Two years of virtual learning and adjusting around the novel coronavirus (COVID-19) pandemic has resulted in plummeting test scores for American students, confirming the fears many military leaders have voiced when it comes to how the pandemic has impacted recruitment.
A new report from the New York Times says the National Assessment of Educational Progress, known colloquially as the “nation’s report card,” found steep declines in students’ math and reading test scores. The scores released on Monday show the “steepest declines ever recorded” on the assessment, according to the Times.
According to the Times, the assessment released on Monday showed that only 26% of eighth-grade students tested proficient and above in math this year while only 31% tested the same in reading. In fourth grade, 36% of students tested proficient or above in math, with 33% of students testing proficient or above in reading.
“I want to be very clear: The results in today’s nation’s report card are appalling and unacceptable,” said Education Secretary Miguel Cardona according to the New York Times. “This is a moment of truth for education. How we respond to this will determine not only our recovery but our nation’s standing in the world.”
Success in educational testing is a big part of military recruitment. The military gives potential recruits the Armed Services Vocational Aptitude Battery (ASVAB) test, which assesses if someone is eligible for military service, and helps determine which military jobs they’re qualified for. The ASVAB includes multiple tests which fall into four categories of math, verbal, science and technical, and spatial. Scores from four of those tests make up a potential recruit’s Armed Forces Qualification Test, which determines if they meet the standard for the service they intend to join.
Those testing scores have gotten increasingly worse over the last few years. That problem has been repeatedly brought up by Army leaders after the service experienced its worst recruiting crisis in decades. Army Chief of Staff Gen. James McConville said in September that only a third of prospective recruits were passing the ASVAB. Lt. Gen. Maria Gervais, deputy commander of U.S. Army Training and Doctrine Command, told reporters in July that there was a 9% decline in ASVAB scores because of “remote schooling,” which “negatively affected the Army’s ability to meet its recruiting targets.”
The challenges with recruits meeting the academic standards for the Army were so apparent, in addition to physical fitness challenges, that the Army launched the Future Soldier Prep Course at Fort Jackson, South Carolina, in August to help potential soldiers improve their scores and meet Army standards.
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The course has two tracks, one of which focuses entirely on academic success. As Task & Purpose reported, students in the academic track re-take the ASVAB every three weeks until they meet the standard. After meeting the Army’s standard, the “student” then moves on to basic training and becomes an Army trainee. They have 90 days to meet the standard before they are separated from service; they can come back to try again in six months.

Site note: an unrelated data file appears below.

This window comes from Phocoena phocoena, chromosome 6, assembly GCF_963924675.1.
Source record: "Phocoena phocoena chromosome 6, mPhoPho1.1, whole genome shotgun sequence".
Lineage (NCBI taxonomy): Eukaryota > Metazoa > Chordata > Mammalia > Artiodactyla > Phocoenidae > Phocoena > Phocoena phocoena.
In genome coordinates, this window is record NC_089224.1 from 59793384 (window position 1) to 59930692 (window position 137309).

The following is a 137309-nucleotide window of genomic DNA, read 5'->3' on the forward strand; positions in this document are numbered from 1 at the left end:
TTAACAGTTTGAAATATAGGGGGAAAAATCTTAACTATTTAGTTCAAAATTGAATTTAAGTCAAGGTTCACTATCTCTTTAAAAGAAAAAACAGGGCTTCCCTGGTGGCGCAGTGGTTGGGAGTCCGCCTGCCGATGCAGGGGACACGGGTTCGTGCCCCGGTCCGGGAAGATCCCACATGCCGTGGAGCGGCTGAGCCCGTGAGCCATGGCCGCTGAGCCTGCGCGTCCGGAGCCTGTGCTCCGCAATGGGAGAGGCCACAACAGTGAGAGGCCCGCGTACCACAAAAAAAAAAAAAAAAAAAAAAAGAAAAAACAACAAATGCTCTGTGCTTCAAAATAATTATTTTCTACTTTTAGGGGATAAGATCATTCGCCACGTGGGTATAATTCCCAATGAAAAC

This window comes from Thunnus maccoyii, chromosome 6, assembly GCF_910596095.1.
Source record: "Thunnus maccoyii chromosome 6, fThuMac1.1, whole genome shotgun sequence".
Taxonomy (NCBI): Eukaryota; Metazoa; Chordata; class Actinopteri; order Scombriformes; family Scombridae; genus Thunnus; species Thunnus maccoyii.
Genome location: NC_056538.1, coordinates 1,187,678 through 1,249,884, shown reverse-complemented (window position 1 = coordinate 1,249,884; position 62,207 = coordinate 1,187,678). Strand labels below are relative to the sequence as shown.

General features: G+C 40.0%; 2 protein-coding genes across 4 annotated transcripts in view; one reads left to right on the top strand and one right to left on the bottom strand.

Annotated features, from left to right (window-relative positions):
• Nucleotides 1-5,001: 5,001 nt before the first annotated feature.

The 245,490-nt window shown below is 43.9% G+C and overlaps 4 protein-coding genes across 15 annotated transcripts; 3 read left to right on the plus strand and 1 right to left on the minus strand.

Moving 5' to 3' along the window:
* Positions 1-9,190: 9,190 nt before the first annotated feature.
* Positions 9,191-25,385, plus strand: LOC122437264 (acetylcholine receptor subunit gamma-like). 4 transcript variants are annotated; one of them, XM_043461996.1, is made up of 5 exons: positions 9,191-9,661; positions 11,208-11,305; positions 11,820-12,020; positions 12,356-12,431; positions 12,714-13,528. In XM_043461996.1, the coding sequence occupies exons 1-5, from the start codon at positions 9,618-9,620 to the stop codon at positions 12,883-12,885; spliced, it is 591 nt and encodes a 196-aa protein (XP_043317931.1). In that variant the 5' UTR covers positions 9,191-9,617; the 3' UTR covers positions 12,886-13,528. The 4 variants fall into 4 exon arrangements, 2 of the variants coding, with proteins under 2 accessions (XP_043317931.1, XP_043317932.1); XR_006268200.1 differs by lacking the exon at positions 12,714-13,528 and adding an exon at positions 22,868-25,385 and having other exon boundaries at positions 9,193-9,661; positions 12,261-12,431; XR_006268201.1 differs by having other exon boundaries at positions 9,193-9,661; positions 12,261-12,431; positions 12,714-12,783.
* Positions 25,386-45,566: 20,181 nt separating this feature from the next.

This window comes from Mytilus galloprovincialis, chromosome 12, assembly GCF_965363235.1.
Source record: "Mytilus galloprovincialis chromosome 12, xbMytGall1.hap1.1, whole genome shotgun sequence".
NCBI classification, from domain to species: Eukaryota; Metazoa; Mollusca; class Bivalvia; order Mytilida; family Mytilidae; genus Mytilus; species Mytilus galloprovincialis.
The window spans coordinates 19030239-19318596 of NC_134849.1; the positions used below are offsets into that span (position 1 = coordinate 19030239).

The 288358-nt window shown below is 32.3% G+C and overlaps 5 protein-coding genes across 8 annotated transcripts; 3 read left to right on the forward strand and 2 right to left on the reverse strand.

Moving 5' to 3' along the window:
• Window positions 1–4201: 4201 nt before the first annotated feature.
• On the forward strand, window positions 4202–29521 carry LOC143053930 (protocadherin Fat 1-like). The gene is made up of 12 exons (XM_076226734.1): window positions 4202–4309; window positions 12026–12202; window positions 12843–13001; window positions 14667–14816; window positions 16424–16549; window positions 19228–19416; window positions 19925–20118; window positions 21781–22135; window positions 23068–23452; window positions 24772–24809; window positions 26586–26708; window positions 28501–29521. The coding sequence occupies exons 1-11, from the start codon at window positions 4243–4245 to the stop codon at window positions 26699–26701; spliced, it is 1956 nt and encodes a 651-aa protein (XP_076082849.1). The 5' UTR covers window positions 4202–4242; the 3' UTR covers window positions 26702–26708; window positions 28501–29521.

Army officials who work at the prep course explained this month that individuals who aren’t testing well often just need a more disciplined environment to thrive. Lt. Col. Dan Hayes, commander of the future soldier prep course, told Task & Purpose at the Association of the U.S. Army’s annual conference in Washington D.C. in October that the “vast majority” of students with behavioral issues in the classroom are the ones who are struggling the most, and “once you connect to them and figure out where they’re falling short in education, now all of a sudden they’re performing.”
The National Assessment of Educational Progress assessment is an exam taken by roughly 450,000 fourth and eighth graders, the Times reported. In the top 10 lowest-scoring states is Alabama, which in 2019 was found to be one of the five states that produce the highest average number of enlistees.
The change in scores hit Black and Hispanic students the hardest, which could be attributed to those students being “more likely to attend schools segregated in poverty,” the Times reports, and those schools were staying remote “for longer than wealthier schools.”
All in all, students’ test scores even as early as elementary school often translate into their success of graduating on time, or even graduating at all, from high school. And as the military pushes to meet their numbers for recruitment, dropping academic scores will undoubtedly cause a problem.
“Two years of COVID — and I hate using COVID as an excuse,” Maj. Gen. John Kline, commander of the U.S. Army Center for Initial Military Training, told Task & Purpose earlier this month. “But two years of homeschooling for some just didn’t work.”
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